9. Protomartyr – Why Does It Shake

The Agent Intellect was unexpectedly my favourite record of 2015 and any number of tracks could legitimately have gatecrashed my favourite songs of the year. In the end I had to limit myself to two. This one, Why Does It Shake is described by the band as a “back-handed ode to humanity’s resilient self regard in the face of inevitable oblivion. Then the trap door opens.” and is equally exasperated and eloquent. It sets the tone with the doom-laden “False happiness is on the rise, See the victims pile high” and concludes in a stunning climax of clatter and squall.

 

8. Quiet Hollers – Côte d’Azur

A hit man, a traffic jam. A sparkling ocean. Another extraordinary track of ominous, foreboding beauty from the Quiet Hollers.

 

7. Gun Outfit – Gotta Wanna

I’m a sucker for dusty, sun-parched rock and expansive widescreen Americana and Gotta Wanna combines the two in perfect unison. This is humming road-weary, dusty desert blues of the finest vintage.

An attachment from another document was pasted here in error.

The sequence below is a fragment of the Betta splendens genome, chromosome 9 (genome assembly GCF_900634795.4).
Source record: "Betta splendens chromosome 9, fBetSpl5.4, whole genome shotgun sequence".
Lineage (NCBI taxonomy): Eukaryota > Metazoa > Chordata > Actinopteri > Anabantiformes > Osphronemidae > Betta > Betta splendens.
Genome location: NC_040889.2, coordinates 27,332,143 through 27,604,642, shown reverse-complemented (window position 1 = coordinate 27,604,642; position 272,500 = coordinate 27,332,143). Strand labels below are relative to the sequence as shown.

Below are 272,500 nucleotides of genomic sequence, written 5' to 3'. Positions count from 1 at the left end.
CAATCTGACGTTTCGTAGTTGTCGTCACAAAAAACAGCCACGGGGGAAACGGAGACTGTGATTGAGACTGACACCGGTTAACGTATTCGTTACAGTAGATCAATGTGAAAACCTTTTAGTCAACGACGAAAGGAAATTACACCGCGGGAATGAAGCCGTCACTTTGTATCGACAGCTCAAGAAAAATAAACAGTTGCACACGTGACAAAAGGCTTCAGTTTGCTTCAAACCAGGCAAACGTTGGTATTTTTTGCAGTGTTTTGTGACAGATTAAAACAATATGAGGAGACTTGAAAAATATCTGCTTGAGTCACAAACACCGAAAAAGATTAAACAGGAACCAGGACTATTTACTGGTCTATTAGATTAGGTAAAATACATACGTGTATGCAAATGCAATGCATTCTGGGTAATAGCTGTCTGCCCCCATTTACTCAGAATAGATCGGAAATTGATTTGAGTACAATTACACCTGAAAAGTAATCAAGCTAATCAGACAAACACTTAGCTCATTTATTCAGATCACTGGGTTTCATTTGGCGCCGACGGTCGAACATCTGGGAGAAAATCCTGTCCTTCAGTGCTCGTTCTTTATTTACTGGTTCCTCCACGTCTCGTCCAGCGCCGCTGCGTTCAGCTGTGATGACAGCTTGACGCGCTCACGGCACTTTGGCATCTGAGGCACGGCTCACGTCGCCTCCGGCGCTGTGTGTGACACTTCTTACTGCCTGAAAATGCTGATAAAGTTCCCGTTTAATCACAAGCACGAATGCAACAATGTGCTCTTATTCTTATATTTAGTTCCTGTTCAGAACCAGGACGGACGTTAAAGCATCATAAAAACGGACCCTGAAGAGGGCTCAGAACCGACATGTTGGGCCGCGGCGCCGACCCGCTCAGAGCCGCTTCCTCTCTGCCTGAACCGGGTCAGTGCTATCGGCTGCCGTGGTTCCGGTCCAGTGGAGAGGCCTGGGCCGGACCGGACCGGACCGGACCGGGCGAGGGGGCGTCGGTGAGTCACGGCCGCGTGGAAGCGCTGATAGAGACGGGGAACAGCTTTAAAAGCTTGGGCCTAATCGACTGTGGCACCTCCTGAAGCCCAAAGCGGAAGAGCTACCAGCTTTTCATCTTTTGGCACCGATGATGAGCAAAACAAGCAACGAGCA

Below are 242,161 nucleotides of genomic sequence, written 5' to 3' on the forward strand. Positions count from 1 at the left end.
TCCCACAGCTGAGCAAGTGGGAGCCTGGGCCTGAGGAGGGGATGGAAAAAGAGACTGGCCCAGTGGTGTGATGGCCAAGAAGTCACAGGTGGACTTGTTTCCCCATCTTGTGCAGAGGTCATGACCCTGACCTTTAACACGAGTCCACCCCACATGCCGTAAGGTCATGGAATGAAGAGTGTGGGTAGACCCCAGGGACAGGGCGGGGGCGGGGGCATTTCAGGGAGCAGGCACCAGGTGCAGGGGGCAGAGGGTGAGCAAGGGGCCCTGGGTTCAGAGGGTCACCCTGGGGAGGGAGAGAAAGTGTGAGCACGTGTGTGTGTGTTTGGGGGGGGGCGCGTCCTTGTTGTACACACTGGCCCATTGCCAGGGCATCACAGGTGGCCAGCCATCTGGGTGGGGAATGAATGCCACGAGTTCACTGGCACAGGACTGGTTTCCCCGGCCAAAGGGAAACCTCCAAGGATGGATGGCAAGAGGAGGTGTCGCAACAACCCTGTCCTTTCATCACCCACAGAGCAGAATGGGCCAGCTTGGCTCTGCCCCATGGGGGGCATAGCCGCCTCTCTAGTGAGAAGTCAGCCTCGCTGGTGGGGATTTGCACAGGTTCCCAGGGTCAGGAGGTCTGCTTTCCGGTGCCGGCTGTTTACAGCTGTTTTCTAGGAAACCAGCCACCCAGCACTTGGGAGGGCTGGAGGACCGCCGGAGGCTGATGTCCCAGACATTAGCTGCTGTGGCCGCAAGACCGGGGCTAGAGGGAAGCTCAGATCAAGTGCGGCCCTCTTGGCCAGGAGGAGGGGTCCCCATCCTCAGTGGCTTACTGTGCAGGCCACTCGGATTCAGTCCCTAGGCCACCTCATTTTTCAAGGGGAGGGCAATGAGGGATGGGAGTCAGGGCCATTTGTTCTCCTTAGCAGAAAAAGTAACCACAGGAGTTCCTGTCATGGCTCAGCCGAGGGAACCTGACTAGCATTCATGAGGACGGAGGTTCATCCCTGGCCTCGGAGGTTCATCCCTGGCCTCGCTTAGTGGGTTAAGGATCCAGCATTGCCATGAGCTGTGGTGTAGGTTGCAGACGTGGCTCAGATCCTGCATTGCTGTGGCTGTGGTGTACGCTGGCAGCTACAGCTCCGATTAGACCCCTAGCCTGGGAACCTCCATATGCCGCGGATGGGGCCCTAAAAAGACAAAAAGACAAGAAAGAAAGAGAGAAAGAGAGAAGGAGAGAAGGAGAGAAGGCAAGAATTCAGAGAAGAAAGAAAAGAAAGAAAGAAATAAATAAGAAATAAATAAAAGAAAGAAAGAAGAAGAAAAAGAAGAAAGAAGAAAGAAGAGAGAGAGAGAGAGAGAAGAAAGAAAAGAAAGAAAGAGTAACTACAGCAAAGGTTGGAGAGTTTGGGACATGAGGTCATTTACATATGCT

6. Jeffrey Lewis & Los Bolts – Scowling Crackhead Ian

The latecomers entry to the list. Over the course of a few short weeks Jeffrey Lewis’s wryly told tale of growing up with the evil anti-hero of his school days, until they are the only two left in the neighbourhood has firmly embedded itself in to my psyche. It effortlessly helps you to recall your own equivalent of Ian, someone you actively tried to avoid and whose unpredictability could be shocking and whose meanness was legendary (mine was Robert Beckett). “Forever you’ve been Crackhead Ian, It was your kid nickname if we spoke it, You were an insane human being, Whether you ever did or didn’t really smoke it“. Says it all really.